Brain Pickings

Posts Tagged ‘history’

23 FEBRUARY, 2012

The Dawn of the Color Photograph: Albert Kahn’s Catalog of Humanity

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How an early-twentieth-century French banker shaped your favorite Instagram filters.

In 1909, millionaire French banker and philanthropist Albert Kahn decided to enlist the era’s burgeoning photographic technology in a mission far greater than aesthetic fetishism, and set out to use the new autochrome — the world’s first true color photographic process, invented by the Lumière brothers in 1903 and marketed in 1907 — to produce a color photographic record of human life on Earth as a way of promoting peace and fostering cross-cultural understanding. For Kahn, photography was a way of cataloging the human “tribes” of the world and constructing a vibrant, colorful quilt of our shared humanity.

Over the next two decades, until he was ruined by The Great Depression, Kahn dispatched a crew of photographers to more than 50 countries around the world, shooting over 100 hours of film footage and 72,000 images in what became the most important and influential collection of early color photographs of all time. Yet, for decades, the collection — which spanned everything from religious rituals to cultural customs to watershed political events — remained virtually unknown, until it was rediscovered in the 1980s.

In The Dawn of the Color Photograph: Albert Kahn’s Archives of the Planet, BBC tells the story of Kahn’s ambitious project and its monumental legacy, exploring how his collection and vision came to shape everything from the visual vocabulary of photojournalism to your favorite Instagram filters.

Marne, France

Paris, France

Finistère, France

Norway

Sweden

Greece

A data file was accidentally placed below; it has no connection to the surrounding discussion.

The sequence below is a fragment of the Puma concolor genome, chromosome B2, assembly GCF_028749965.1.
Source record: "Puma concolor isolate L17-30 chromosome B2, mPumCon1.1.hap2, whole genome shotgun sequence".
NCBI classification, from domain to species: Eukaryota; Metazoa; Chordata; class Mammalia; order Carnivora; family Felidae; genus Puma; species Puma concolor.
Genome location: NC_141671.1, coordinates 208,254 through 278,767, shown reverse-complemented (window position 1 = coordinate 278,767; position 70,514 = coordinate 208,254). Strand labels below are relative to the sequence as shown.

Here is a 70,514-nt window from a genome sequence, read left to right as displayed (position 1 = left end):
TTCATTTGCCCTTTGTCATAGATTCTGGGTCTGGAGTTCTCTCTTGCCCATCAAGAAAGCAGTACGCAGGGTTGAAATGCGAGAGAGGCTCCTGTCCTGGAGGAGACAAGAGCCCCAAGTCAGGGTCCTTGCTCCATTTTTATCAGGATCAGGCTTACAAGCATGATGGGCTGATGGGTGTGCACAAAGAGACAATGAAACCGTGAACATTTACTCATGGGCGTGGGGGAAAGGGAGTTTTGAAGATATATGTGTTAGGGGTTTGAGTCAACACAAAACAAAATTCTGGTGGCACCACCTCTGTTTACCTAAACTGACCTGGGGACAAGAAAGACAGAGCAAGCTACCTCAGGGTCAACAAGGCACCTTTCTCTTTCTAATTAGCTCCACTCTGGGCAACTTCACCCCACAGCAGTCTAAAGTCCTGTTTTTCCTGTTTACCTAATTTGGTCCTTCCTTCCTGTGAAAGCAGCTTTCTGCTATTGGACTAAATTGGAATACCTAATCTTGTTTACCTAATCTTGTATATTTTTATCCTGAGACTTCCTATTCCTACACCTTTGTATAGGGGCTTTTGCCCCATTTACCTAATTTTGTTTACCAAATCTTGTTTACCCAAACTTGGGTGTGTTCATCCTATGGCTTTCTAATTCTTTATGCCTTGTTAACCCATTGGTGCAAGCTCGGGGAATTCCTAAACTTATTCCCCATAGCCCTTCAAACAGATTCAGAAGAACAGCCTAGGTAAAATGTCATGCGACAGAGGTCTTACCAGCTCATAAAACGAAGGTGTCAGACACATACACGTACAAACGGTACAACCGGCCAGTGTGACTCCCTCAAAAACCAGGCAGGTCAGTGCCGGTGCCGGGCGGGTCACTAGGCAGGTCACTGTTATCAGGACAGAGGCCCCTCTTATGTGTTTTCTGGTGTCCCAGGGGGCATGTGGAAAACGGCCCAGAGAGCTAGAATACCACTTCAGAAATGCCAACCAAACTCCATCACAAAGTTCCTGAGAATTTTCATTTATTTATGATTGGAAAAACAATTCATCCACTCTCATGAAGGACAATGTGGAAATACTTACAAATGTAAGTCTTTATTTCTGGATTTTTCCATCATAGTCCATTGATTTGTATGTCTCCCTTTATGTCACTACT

Macedonia

Switzerland

Turkey

Serbia

Greece

Montenegro

India

India

India

Mongolia

Mongolia

India

Vietnam

Syria

Djibouti

Republic of Benin (formerly Dahomey)

Vietnam

This excerpt from the BBC program on Kahn, on which The Dawn of the Color Photograph is based, takes a fascinating look at how Kahn’s photographs helped frame the Balkans — my homeland — as the layered, multifaceted set of cultures they were, rather than the lump-sum caricature the world had seen them as after the fall of the Ottoman Empire:

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22 FEBRUARY, 2012

Stunning Vintage Photos of Early 1900s Australian Bike Culture

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What a handlebar koala has to do with skipping 1000 miles from Melbourne to Adelaide.

As a sworn bike lover, I remain fascinated by the evolution of bike culture and the bicycle as a cultural agent, from its design and engineering history to its beauty to its role in the emancipation of women (only after telling them not to cultivate ‘bicycle face’). While digging through the archive of the State Library of New South Wales, I came across these stunning public domain images of early 20th century bike culture in Australia, equal parts sweet (all those tandems!), inspirational (a record-breaking ride from Sydney to Melbourne in 3 days and 7 hours!), and scandalous (NB: Annie is wearing trousers!)

Brownie (Muriel Long) with bicycle decorated for street procession - Deniliquin, New South Wales

Man on a penny-farthing bicycle being chased by his sister (Maggie & Bob Spiers) - West Wyalong, New South Wales, c. 1900

Billie Samuels leaving to ride from Sydney to Melbourne, in hopes of breaking the women's record in 3 days and 7 hours, on a Malvern Star bicycle, 4 July 1934, by Sam Hood

Close-up of Billie Samuels on the Malvern Star bike showing her koala bear mascot before leaving for Melbourne, 4 July 1934, by Sam Hood

Studio photograph of Annie Dawson Wallace seated on a bicycle - Sydney, New South Wales, 1899

Man on bicycle pillioning boy - Bunaloo, New South Wales

Annie Dawson Wallace with her bicycle. NB: Annie is wearing trousers - Sydney, New South Wales, 1899

Man and woman on a Malvern Star abreast tandem bicycle, c. 1930s, by Sam Hood

Alfred Lee and penny farthing, Glen Street, North Sydney

School teacher (Miss Marley) at Narraburra School - Narraburra, New South Wales, no date, by Eden Photo Studios

Palace Emporium Bicycle Club. Century riders - Sydney area, New South Wales, July 1899

Cyclist Joyce Barry, celebrated throughout the 1930s for her many record-breaking time and distances rides, advertising for Milk Board, September 1939

A. H. Sheppard, Australian Champion, c. 1913

Champion Australian cyclist Reggie 'Iron Man' McNamara (1887-1971), no date

Line up of competitors at Goulburn, Goulburn to Sydney, Dunlop Road Race, c. 1930s

Hubert Opperman eating an ice cream next to a Peter's Ice Cream Reo truck,1936, by Sam Hood

Oppy (Hubert Opperman) and woman, possibly Edna Sayers, on tandem bicycle, by Sam Hood

Four cyclists on speed bicycles on rollers time trials to promote Malvern Star, by Sam Hood